One area that has seen reform is how the supreme court spends money. Armstead, who has experience with reviewing budgets submitted by the Governor’s Office and state agencies, said much work has been done to rein in spending and operate more efficiently.

“We know we’re not going to restore confidence overnight. It’s up to the people to decide if we’ve restored confidence,” Armstead said. “We’re working every day to make sure the court operates more efficiently.”

The supreme court oversees 75 circuit judges, 47 family court judges, 158 magistrates: combined with staff, the court overseas 1,472 employees. In fiscal year 2019 which ended in June, the court had a budget of $139 million. The fiscal year 2020 budget that started in July was $121 million — $18 million less than the previous fiscal year.

“We went through and sat with our budget people … and talked about how we could more efficiently spend that money, where are we budgeted more than what we need … we tried to get very detailed in that discussion,”Armstead said. “As a result of that, we did make significant reductions in line items.”

When the court turns in its budget request to the legislature in January 2020, lawmakers will officially have more of a say over court spending. Amendment 2, approved by voters in 2018, allows the legislature to reduce the court’s budget, something the constitution had prevented lawmakers from doing.

The legislature is still prohibited from reducing the supreme court budget more than 85 percent of the court’s previous fiscal year budget unless the House and Senate have a two-thirds vote. Armstead said that’s why they started cutting their budget early and working hand-in-hand with the legislature on budget issues.

“I think we’ve had a very good discussion with the legislature and good relationship with the legislature,” Armstead said. “There are safeguards to protect the legislative ability to oversee the budget, and the court’s ability to have its independence as well. I think there is a balance there.”

Hutchison, who served as a circuit court judge in Raleigh County, briefed the media on the court’s caseload, which he said is up-to-date. During the January 2019 term that ended in June, the court issued 261 memorandum decisions and 61 signed opinions.

The appeals the court hears the most, Hutchison said, involves domestic cases dealing with abuse and neglect. According to court statistics, 32 percent of the court’s cases in 2017 were domestic cases. In 2018, that increased by 4 percent. During the 2019 spring term of the court, domestic cases decreased by 6 percent from 2018 numbers, though Hutchison expects the number to increase.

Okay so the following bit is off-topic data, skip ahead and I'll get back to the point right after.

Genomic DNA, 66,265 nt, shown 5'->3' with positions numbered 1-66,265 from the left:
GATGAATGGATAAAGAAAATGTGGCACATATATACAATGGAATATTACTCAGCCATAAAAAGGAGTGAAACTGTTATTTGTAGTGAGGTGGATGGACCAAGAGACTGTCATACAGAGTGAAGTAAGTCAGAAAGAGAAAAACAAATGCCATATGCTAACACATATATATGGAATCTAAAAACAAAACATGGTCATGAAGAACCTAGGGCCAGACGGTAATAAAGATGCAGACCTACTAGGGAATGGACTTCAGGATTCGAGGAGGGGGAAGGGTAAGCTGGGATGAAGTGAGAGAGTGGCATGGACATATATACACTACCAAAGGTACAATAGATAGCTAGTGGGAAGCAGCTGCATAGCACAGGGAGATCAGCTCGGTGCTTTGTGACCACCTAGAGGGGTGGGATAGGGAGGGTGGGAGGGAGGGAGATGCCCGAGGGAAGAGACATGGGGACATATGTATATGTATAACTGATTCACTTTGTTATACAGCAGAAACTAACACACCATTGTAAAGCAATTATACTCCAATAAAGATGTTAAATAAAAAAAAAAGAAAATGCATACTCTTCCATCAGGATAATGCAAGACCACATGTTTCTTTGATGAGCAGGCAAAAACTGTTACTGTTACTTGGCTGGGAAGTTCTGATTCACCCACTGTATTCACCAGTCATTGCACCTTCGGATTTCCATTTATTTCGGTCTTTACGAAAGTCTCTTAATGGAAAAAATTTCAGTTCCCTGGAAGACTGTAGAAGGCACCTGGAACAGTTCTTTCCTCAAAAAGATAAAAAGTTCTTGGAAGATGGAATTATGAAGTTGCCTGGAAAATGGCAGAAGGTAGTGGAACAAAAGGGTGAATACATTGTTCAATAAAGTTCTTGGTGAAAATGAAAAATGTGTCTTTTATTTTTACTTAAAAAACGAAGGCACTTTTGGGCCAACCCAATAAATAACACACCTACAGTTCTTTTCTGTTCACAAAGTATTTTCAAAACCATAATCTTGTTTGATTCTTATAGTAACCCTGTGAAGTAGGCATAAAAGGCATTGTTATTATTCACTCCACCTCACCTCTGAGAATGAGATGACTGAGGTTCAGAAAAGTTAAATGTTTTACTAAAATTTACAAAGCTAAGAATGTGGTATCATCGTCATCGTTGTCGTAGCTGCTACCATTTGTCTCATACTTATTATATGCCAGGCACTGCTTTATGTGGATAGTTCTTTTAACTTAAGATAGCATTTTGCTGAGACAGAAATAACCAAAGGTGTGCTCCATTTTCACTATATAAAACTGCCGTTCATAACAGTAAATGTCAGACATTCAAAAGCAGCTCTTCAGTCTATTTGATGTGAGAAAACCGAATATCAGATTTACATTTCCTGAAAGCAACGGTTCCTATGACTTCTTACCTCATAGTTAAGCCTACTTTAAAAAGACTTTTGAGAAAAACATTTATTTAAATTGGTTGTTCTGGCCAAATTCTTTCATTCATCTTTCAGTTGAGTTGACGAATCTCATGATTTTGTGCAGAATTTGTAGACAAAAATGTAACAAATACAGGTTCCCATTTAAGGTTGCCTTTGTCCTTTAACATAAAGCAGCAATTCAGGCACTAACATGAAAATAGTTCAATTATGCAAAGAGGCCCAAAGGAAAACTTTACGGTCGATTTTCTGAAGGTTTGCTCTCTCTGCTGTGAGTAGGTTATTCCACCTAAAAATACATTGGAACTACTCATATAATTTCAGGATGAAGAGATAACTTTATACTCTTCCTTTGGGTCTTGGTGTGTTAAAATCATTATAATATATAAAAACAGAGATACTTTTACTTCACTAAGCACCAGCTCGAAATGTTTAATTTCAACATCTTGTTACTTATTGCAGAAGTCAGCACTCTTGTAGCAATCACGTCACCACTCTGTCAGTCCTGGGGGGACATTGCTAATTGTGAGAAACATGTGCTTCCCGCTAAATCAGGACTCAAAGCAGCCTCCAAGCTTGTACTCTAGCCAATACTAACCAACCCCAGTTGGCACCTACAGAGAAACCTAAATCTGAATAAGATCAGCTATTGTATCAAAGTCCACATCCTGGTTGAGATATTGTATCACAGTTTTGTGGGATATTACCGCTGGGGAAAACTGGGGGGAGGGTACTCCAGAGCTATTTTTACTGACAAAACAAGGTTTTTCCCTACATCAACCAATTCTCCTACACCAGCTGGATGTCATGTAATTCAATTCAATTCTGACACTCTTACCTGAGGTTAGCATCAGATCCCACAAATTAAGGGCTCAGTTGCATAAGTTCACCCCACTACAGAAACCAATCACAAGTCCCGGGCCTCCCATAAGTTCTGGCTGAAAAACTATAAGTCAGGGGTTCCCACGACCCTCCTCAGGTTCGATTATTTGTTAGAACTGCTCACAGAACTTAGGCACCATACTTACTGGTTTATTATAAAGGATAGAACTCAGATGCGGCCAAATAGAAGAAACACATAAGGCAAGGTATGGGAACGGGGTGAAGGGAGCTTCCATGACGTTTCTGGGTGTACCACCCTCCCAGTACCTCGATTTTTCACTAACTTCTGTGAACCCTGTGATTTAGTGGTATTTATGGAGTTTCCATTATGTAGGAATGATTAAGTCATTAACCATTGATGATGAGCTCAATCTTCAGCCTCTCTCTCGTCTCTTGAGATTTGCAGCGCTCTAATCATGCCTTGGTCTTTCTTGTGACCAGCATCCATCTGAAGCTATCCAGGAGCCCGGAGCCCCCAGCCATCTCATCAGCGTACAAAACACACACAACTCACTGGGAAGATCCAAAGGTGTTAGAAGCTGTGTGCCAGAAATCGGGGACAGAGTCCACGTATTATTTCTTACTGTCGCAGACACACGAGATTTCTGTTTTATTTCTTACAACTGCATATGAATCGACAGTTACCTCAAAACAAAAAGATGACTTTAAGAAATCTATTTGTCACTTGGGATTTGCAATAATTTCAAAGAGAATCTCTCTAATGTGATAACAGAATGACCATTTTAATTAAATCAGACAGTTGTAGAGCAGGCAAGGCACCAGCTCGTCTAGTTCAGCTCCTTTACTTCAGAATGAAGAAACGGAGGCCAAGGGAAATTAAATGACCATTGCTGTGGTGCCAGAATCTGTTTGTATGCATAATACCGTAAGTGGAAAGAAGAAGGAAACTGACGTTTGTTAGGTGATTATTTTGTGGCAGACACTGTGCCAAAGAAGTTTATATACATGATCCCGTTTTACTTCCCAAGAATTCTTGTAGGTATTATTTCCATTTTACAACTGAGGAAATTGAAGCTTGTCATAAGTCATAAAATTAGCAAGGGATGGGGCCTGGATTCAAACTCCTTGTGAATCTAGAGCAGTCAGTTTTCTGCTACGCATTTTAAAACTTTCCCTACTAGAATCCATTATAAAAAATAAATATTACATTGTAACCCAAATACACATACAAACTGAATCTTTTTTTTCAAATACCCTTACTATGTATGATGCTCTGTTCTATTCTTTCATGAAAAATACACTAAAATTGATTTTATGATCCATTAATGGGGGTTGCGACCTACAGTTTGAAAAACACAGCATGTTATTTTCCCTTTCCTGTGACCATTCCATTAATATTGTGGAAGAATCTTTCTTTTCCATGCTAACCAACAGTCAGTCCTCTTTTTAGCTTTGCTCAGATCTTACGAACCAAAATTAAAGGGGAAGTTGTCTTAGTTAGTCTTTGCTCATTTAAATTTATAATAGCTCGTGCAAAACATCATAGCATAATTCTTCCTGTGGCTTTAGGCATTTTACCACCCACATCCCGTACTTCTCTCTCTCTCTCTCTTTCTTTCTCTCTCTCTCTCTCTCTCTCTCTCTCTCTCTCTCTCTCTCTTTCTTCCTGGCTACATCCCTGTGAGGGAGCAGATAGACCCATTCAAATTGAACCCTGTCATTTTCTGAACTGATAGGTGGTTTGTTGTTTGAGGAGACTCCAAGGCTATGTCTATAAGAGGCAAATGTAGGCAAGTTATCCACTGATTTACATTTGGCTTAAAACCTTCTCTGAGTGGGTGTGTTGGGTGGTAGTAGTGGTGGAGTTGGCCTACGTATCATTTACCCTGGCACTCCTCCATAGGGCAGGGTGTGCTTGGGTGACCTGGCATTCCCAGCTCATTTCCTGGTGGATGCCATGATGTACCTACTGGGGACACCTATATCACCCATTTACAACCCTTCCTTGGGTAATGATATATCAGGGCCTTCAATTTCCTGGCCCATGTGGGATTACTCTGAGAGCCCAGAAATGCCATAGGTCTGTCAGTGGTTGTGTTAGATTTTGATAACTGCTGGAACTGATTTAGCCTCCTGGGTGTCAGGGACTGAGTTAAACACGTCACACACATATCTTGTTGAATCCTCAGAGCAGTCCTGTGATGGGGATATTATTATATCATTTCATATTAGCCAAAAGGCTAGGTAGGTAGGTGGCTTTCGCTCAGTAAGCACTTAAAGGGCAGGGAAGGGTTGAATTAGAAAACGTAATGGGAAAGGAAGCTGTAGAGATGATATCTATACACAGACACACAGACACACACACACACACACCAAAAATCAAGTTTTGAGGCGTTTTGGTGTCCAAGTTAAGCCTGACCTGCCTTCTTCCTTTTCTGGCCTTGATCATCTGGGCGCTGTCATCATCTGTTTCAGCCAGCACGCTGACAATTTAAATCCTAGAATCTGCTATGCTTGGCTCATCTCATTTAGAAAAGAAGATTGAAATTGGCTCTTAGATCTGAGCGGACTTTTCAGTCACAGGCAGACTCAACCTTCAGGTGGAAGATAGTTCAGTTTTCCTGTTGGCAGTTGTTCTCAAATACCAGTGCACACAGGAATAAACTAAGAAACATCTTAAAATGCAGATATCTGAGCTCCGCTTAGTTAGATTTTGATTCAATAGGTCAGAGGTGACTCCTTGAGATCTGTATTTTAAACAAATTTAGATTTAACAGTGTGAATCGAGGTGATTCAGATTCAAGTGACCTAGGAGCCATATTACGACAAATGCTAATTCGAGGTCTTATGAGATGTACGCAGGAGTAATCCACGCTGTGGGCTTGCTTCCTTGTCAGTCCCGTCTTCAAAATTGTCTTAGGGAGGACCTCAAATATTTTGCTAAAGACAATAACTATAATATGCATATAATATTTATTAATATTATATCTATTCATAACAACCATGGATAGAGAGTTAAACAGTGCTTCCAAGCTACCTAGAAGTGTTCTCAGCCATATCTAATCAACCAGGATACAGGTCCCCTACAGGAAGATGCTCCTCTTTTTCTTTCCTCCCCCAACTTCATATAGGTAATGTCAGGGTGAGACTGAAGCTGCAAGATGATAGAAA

Hutchison said he didn’t have firm statistics but believed the increase in domestic cases could be linked to the state’s opioid crisis. It was a factor in many of the cases Hutchison dealt with as a circuit judge.

“Having served on the circuit bench for as long as I did, I can tell you anecdotally that of the cases I’ve dealt with, probably 85 to 90 percent of the cases had a drug component,” Hutchison said. “I’m not saying drugs caused the initial issue, but the drugs were there.”

Taking that into account, the supreme court is implementing two new treatment courts alongside the successful drug court program. Family treatment courts, which should be up and running in September, will help parents with drug addiction who are in the middle of an abuse and neglect cases

“The family treatment court is a good way for us to try some new things,”Armstead said. “There hasn’t been as much funding available and maybe not as many opportunities in the court system to see if families can be kept together in those situations where the parents can seek treatment and establish themselves as good parents.”

Jenkins walked attendees through improvements to the state supreme court website. The site, located at, includes better search functions, direct links to county court pages, the docket, supreme court opinions, statistics, and the court’s new policies.

“It’s about accountability, it’s about transparency and it’s about getting the word out,” Jenkins said. “I was amazed at the amount of information that is readily available on our website.”

For Walker, it’s been a tough year for the court, but through the impeachment controversy she believes that a new and improved court was created.

“I was presented a horrible situation that turned out to be the best thing ever,” Walker said. “We are focused on re-earning the trust of everyone in West Virginia and the integrity of our judicial system. We’re working hard on it and I’m pleased to say that the five of us, working as a team, have come a long way.”